In 1974, Frank Sinatra organised a fundraiser for the actor James Stacy, after a motorcycle crash left him a multiple amputee. It was attended by Hollywood's hottest: Sammy Davis Jr, John Lennon and Clint Eastwood all came in their best black tie.
Steve McQueen, true to his anti-hero persona, showed up in a white T-shirt and blue jeans. Sinatra took no offence - McQueen, dressed down, looked dashing.
The white T-shirt is the single most versatile garment in a man's wardrobe. Whether you're wearing it under a blue suit or with a pair of swimming shorts, the white tee works. Call it an all-purpose purchase, one that looks good on anyone, as long as it's clean and it fits - not tight, short in the sleeves, not too long at the waist.
It's flattering to most body types, too. If you don't have a chest built to fill a shirt, wear it under a button-down Oxford shirt or a tailored jacket.
The film actor James Dean was a fan. Flinging a leather jacket over his shoulder, he looked good while appearing not to give a toss. He knew, too, that white shirts are never better than when paired with well-worn blue jeans.
Not all white shirts are created equal. I've sworn by the cheap-as-chips classic cotton crew neck from Hanes - Dh47 for a five-pack at Carrefour, the last time I checked. It's soft and tagless, so you won't be itching on the neck.
On occasion my Hanes T-shirts have shrunk in the wash, so I've turned to Calvin Klein's classic crew, Dh120 for a three-pack. Costs more, yes, but it's an all-around shirt you can wear on and off the couch.
My favourites are the ones made by James Perse. Although pricey at around Dh250 a pop at Boutique1 stores, the Californian clothing brand sells the softest, lightest shirts. I own a pair - a crew neck and a V-neck - and I wear them in bed, for a quick supermarket run, at a dinner out, at work. I've worn them to death for two years, but they've never shrunk. In fact, the more I wash them, the softer they become.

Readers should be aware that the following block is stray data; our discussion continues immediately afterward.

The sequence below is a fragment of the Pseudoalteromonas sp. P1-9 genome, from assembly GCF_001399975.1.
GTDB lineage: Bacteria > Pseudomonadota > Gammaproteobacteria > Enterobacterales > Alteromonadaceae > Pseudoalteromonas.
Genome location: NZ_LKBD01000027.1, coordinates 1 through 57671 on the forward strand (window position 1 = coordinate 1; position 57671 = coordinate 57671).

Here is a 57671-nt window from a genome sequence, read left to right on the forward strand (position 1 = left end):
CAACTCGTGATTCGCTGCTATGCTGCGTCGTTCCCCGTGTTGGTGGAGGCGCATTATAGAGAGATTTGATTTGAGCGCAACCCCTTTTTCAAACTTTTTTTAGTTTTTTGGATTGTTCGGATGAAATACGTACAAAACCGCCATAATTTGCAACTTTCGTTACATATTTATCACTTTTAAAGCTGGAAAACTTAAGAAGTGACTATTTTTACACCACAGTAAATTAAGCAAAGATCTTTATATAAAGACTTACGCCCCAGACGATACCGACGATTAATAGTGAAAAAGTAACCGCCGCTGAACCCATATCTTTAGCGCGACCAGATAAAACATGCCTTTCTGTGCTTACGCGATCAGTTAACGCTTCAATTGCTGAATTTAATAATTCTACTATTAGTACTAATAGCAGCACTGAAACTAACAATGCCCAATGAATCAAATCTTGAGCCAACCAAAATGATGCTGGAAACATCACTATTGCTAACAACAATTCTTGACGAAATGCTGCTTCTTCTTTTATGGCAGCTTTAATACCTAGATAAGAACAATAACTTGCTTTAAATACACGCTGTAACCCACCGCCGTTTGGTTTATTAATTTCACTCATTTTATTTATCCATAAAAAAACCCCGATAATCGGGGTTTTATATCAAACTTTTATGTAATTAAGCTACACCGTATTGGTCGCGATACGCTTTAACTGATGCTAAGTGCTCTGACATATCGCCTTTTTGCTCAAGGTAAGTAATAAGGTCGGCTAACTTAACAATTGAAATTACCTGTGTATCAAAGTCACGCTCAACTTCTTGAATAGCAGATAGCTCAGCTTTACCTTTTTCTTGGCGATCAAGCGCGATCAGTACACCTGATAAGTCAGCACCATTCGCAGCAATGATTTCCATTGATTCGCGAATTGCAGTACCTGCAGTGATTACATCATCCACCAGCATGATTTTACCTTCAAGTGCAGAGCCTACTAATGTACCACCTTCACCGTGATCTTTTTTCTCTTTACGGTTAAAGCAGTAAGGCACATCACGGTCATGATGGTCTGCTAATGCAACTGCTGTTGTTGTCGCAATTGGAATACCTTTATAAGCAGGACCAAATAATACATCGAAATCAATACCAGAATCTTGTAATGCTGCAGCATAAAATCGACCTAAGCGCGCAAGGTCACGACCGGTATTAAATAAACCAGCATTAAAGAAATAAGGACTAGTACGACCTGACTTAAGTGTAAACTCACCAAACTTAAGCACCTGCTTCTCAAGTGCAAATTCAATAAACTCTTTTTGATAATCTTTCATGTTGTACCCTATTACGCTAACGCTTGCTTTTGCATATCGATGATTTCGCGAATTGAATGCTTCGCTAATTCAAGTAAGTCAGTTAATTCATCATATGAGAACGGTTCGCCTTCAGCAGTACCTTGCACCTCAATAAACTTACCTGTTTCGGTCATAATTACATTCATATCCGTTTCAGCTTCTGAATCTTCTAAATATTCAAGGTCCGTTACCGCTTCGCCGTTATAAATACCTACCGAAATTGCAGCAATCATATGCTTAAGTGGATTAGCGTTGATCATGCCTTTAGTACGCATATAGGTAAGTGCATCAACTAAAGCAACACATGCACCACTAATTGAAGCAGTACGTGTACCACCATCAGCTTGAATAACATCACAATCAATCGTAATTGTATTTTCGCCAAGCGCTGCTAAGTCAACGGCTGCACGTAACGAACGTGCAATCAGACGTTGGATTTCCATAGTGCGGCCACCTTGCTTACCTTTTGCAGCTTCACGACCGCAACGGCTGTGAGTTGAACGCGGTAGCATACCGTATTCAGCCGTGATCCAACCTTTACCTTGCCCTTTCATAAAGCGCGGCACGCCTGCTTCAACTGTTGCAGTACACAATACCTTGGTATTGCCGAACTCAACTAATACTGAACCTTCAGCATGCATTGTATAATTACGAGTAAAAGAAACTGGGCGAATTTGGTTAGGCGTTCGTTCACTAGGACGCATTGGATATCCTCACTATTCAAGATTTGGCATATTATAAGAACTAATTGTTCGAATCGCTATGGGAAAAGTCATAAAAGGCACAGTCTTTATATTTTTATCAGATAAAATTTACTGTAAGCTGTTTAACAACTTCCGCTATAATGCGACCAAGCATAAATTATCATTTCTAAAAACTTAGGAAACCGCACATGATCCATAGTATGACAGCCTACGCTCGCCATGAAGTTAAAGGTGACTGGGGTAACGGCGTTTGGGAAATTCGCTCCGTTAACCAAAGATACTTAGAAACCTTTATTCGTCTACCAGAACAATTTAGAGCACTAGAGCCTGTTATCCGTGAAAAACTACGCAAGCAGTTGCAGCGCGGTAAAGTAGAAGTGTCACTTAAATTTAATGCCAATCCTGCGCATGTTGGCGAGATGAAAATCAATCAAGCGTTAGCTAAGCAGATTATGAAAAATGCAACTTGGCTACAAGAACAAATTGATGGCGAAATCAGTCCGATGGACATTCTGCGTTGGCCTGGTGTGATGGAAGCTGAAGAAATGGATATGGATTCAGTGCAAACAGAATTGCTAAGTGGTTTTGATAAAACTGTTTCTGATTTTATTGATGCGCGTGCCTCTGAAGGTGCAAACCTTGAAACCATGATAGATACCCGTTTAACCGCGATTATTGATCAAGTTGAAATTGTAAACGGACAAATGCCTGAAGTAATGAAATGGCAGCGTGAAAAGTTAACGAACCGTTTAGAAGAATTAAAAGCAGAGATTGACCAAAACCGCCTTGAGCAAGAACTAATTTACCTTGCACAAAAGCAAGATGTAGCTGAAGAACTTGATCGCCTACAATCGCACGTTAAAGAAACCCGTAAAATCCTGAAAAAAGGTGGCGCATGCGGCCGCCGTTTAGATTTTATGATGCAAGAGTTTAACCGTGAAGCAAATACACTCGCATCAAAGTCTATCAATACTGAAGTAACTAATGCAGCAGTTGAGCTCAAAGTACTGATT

Last January, my friend Philip asked me to help him shop for a new wardrobe. He was changing jobs - from a strictly suit-and-tie workplace to a more casual advertising firm.
He deemed shopping a tedious exercise but had no choice. At the mall, I hand-picked pieces for him, only to be met with an "I can't pull that off". This I found absurd because I've always believed that looking great requires nothing but a bit of effort and an open mind. But I'm aware a cultural stigma of fashion exists among men - a macho mentality drilled in our heads with every sniggering "compliment" from friends: why are you so dressed? Where are you going?
Could I blame Philip for wanting to avoid attention with bold patterns? It was when I presented him with simple combinations of white shirts with blazers and cardigans, matched with dark denim and chinos, that things started to look up. All it took was a plain cotton garment to break the barrier blocking him from looking his best.
James Gabrillo is the assistant Arts & Life editor at The National